Published on the 09/02/2022 | Written by Heather Wright
Reducing road congestion, and emissions, no Red Bull required…
Drone deliveries are taking off in both New Zealand and Australia, with KFC, Roll’d Vietnamese and, in New Zealand, Dominos, all cleared for flight in recent weeks.
In Australia, Alphabet’s Wing is taking KFC and Roll’d Vietnamese deliveries to new heights across South-east Queensland and Canberra suburbs, while in New Zealand pizza chain Domino’s has been cleared for take-off for wider drone delivery trials.
“Roll’d will be a key player alongside other businesses to reduce the costs of infrastructure on roads and slash congestion,”
Bao Hoang, Roll’d CEO and founder, says the drones, which hit average speeds of more than 110km/h, help streamline and modernise deliveries, and help tackle national CO2 emissions.
“Through our partnership with Wing, Roll’d will be a key player alongside other businesses to reduce the costs of infrastructure on roads and slash congestion,” Hoang says.
“With drone delivery technology having the potential to replace 2.3 billion Australian vehicle kilometres each year by 2030, we’ll see huge national reductions in CO2 emissions.”
For KFC, drastic changes in customers’ buying habits thanks to the pandemic, were reportedly the catalyst, with customers seeking convenience, speed – and no doubt a contactless delivery.
Wing landed in Australia in 2019 and hit 50,000 deliveries in Queensland’s Logan, which has a population of just 300,000, in just eight months. In 2021, Wing made more than 100,000 deliveries in Logan. Both KFC and Roll’d will be available in Logan. Roll’d will also launch drone deliveries in Gungahlin, Canberra, while KFC will be available in several other South East Queensland suburbs. Both companies plan to offer drone deliveries further afield in the future.
Domino’s claimed the title of world’s first drone pizza delivery in 2016, with a drone drop from its Whangaparaoa, Auckland store.
The newly signed deal with SkyDrop will see the launch of the second stage of the commercial drone delivery.
Matthew Sweeny, Skydrop founder and CEO, says New Zealand ‘has a real opportunity to be at the forefront of the drone delivery industry globally’.
On the back of the initial Domino’s trial, Skydrop has developed ‘faster, safer, quieter and greener drones’ capable of carrying loads of up to 3.5kg.
The company says it has also improved the precision delivery altitude of the drone up to 60 metres, added a parachute system for safety and received new certification from New Zealand’s Civil Aviation Authority.
SkyDrop has a 102 operating certificate, enabling it to pick up and deliver packages ‘within specified conditions’.
It’s not just pizzas and slurpees being delivered. Globally the company has worked with customers including 7-Eleven, NASA, Johns Hopkins University of Medicine and Remote Area Medical as well as New Zealand Land Search and Rescue, to deliver medicines to rural healthcare clinics, ship to shore deliveries of medical sales along with the retail and e-commerce deliveries.
The company recently announced a partnership to launch the first automated external defibrillator drone delivery service, delivering portable defibrillators to 911 callers when they report symptoms of a cardiac arrest.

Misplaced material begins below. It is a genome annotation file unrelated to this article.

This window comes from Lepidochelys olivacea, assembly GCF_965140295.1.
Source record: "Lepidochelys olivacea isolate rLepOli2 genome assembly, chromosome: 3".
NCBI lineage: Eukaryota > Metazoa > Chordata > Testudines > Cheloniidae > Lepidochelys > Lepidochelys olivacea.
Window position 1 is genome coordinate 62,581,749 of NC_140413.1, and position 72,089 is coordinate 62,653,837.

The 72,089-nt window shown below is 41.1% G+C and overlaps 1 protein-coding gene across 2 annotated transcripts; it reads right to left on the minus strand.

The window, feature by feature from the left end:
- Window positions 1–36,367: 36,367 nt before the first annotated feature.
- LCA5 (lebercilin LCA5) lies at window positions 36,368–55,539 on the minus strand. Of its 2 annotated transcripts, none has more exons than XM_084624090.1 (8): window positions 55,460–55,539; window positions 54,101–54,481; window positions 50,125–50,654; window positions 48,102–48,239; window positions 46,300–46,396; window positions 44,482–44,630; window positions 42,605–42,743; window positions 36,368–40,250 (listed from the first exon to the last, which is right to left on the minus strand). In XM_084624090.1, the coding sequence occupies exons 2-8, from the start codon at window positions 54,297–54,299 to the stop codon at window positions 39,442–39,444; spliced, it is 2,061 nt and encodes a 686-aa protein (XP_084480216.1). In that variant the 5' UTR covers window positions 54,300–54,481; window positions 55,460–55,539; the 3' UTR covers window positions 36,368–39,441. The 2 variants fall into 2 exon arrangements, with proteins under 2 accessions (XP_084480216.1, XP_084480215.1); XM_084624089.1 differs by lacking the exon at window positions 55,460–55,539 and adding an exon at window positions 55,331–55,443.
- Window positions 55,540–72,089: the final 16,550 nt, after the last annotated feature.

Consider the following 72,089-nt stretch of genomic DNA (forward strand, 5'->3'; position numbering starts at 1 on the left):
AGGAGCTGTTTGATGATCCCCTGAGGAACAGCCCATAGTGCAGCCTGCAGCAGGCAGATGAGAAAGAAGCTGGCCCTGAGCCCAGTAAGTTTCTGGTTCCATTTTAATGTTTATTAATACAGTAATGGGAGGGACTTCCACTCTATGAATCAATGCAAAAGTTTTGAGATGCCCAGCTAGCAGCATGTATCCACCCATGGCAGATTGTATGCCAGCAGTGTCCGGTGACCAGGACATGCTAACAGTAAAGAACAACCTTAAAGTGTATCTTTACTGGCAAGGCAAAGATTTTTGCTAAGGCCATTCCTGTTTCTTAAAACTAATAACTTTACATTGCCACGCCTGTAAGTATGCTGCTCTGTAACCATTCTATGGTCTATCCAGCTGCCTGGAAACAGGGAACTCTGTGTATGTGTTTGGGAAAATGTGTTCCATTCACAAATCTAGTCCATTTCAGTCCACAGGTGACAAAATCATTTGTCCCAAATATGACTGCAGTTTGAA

Australian studies have suggested the drone industry will soon contribute around AU$5.5 billion to the economy, a figure that could reach $14.5 billion come 2040. In New Zealand, a 2019 Ministry of Transport ‘drone integration paper’ suggested drone use could be worth NZ$7.9 billion over the next 25 years, with ‘significant opportunities for economic, innovation and social benefits’ from the ‘fast development of the drone industry’.
But while the drone industry may have seen fast development, rolling out drone deliveries beyond trials seems to be providing logistical challenges, and Kiwi plans to harness the Ministry of Transport touted benefits haven’t progressed so quickly, either.
Consultation on a proposed regulatory regime closed last June. Among the proposed regulatory measures are requirements for a basic, online, pilot qualification and drone registration for any drones over 249 grams, with additional measures, including mandatory use of remote identification capability on some drones during flight and geo-awareness requirements, would require further consultation, the Ministry of Transport documents note.
Further down the track an unmanned aircraft traffic management system has been proposed.
Australia’s Civil Aviation Safety Authority mandated all commercial drones must be registered from January 2021, with a new registration levy of AU$40 for those weighting more than 500 grams from last July in the wake of increasing numbers of ‘near encounters’ between drones and manned aircraft.
Despite the growing regulatory focus, drones are making inroads – above ground and underground. Drones are being used for surf lifesaving, shark, crocodile and traffic congestion monitoring and in mining. They’ve even taken a turn as midwives, delivering coral babies on the Great Barrier Reef.
Last week German aircraft manufacturer Flight Design and the NSW’s Bland Shire Council announced a partnership to develop Australia’s second ‘drone range’ to test and develop new and existing technologies.
North Queensland’s Cloncurry is home the only existing drone testing facility in Australia – a AU$14.5 million facility where Boeing is among those testing drones.
Earthly challenges, and testing, of drones, however, pale in comparison with those Nasa is currently working on.
In April 2021, the tiny experimental Ingenuity helicopter lifted off on Mars, its rotors lifting the craft three metres to deliver the first powered, controlled flight on another planet. Now Nasa has its eyes on Saturn’s largest moon, where Dragonfly – a rotorcraft the size of a small car – is scheduled to fly multiple sorties to ‘promising’ locations on Titan.